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Brain Injuries Hurt In More Ways Than One

With most other injuries that are sustained in accidents, such as a car accident, or a slip and fall in a commercial space like a shopping mall, or amusement park, an injury to a single organ is straightforward. A broken arm means that there’s a loss of mobility in that limb, and recovery may require a cast, or even pins in the arm depending on the extent of the damage. However, everyone knows exactly what to expect from a broken arm, or liver damage, or a punctured lung.

The brain, however, is an entirely different story. As the literal nerve center of the human body, multiple functions are regulated by this single organ, meaning that any injury to it can be difficult to predict because there isn’t just one possible side-effect. Some of the consequences a victim brain injury runs the risk of experiencing are:

Mobility Impairment

It is the brain that issues the “orders” to other limbs in the body to move when a person wishes to walk, run, text a message on the phone, or lift a fork to eat a meal. A brain injury can have a range of different effects on a person’s mobility. It may result in less precise movement, such as a loss of fine motor control in the hands, or it can result in partial or total paralysis of a limb, denying the use of legs or arms.

Speech Impairment

The brain is also where our ability to communicate is located. Depending on the type of injury, being able to speak to other people may be impaired by mobility, such as a loss of fine control over mouth movements, resulting in slurred speech. Or, the injury may directly affect the speech center, making it difficult for a person to think of and form words and coherent sentences, even though vocal cords, mouth, and tongue are unaffected.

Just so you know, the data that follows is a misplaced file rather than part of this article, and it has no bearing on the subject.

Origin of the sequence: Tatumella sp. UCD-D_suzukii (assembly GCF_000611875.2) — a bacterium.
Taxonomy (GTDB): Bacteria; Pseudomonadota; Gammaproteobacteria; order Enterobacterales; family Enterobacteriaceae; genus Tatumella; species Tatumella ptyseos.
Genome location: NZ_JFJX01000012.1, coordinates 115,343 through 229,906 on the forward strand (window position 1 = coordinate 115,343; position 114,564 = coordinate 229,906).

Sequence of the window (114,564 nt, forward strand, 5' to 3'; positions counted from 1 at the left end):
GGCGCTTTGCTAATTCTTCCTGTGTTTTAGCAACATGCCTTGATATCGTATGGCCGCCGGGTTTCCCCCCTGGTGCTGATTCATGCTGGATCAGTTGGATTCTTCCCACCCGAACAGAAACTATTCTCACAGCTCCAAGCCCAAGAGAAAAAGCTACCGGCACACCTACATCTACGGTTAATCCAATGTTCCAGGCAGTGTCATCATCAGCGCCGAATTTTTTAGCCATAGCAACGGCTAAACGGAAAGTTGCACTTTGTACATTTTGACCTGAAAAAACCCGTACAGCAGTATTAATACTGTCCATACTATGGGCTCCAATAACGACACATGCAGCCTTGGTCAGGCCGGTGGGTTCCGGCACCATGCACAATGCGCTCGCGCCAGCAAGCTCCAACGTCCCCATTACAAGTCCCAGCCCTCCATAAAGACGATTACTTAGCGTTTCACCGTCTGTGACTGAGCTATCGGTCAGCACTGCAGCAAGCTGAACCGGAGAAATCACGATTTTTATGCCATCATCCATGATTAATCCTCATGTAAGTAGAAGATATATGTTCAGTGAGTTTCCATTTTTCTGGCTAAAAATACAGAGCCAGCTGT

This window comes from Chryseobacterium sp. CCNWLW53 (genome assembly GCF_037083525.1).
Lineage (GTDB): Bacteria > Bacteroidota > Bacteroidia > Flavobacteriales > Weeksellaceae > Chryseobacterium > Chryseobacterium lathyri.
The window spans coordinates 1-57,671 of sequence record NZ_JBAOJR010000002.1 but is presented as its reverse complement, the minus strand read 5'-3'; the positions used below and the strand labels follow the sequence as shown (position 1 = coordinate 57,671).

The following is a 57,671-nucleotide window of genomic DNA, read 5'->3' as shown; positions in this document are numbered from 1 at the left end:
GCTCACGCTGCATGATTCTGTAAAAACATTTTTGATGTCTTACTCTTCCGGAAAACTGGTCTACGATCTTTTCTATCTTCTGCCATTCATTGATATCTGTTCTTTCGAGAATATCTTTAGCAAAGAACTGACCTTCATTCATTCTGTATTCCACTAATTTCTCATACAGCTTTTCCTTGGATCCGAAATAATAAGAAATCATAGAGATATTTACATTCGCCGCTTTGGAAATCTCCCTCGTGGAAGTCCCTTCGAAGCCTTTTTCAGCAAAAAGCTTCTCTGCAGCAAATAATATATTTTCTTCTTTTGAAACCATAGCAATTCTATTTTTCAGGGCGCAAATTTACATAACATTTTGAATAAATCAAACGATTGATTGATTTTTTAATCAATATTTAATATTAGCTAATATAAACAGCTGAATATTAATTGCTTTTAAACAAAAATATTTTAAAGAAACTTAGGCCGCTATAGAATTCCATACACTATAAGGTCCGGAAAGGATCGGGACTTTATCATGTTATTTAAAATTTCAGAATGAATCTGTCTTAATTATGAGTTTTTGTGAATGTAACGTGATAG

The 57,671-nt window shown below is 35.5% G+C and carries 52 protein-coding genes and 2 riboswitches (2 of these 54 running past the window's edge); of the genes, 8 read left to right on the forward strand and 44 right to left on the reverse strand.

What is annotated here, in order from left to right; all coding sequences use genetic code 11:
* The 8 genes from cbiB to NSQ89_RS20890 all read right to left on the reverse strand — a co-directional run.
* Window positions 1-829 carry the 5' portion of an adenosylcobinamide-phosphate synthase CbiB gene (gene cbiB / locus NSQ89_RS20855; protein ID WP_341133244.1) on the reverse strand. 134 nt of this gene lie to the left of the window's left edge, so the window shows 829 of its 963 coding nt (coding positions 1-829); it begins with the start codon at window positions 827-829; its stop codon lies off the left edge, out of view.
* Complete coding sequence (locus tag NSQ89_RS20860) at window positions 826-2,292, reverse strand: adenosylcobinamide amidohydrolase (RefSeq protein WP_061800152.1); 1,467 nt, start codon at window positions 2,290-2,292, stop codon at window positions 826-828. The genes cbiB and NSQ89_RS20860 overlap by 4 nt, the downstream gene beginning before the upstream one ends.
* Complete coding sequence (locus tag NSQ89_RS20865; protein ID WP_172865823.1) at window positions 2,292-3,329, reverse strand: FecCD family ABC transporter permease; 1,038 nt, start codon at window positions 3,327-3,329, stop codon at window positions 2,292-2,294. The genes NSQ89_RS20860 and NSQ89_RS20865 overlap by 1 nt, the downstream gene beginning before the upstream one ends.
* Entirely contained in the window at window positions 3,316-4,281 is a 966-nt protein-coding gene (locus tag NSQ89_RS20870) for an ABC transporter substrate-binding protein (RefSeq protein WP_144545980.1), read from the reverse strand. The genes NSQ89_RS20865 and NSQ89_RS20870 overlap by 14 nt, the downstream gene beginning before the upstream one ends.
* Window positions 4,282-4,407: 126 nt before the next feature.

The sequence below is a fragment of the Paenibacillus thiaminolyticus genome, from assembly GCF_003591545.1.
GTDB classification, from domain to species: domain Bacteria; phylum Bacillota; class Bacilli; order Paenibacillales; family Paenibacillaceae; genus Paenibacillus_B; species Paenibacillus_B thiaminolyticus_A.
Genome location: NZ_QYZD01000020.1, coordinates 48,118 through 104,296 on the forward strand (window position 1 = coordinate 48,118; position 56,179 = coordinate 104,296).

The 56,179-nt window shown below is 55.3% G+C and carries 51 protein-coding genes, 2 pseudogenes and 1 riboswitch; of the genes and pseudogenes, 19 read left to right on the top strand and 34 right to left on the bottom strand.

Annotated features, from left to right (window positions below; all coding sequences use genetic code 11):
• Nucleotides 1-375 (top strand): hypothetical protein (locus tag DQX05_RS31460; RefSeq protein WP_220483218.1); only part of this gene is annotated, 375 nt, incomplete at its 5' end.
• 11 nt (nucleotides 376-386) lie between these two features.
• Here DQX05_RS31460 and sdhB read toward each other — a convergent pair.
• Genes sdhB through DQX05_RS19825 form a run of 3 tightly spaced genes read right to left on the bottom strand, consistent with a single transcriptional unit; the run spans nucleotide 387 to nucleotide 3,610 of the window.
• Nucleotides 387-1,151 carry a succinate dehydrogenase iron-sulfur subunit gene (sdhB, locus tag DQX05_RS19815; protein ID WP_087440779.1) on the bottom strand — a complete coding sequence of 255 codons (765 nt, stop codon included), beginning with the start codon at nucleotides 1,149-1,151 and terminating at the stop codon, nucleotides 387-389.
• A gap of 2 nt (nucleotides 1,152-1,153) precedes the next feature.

Cognitive Impairment

The brain is also the center of memory, thought, reasoning, and deduction. So, once again, depending on where a brain injury is sustained, a person’s cognitive ability can be temporarily or permanently crippled. It’s not unusual, for example, for people that sustain a concussion to have no memory of events leading up to, and shortly after the concussion occurs.

However, permanent cognitive damage can do anything from cause amnesia, so a person has no memory of their identity, to an inability to retain short term memories, to even a reduction in the ability to focus and concentrate on one thing or hold concepts in the headlong enough to act on them, such as performing math functions, being able to understand how to play a musical instrument.

Emotional Impairment

A very unpredictable side-effect can be the crippling of emotional control. Brain injury victims can find themselves plagued with chronic depression that has no source, or even wild, uncontrollable mood swings, ranging from manic cheer to crippling anxiety in the space of minutes. It can make living a normal life nearly impossible.

This is why people who are the victims of such injuries due to negligence need special medical attention. If someone else’s negligence is the cause of the injury, talk to a traumatic brain injury attorney to find out the best way to proceed.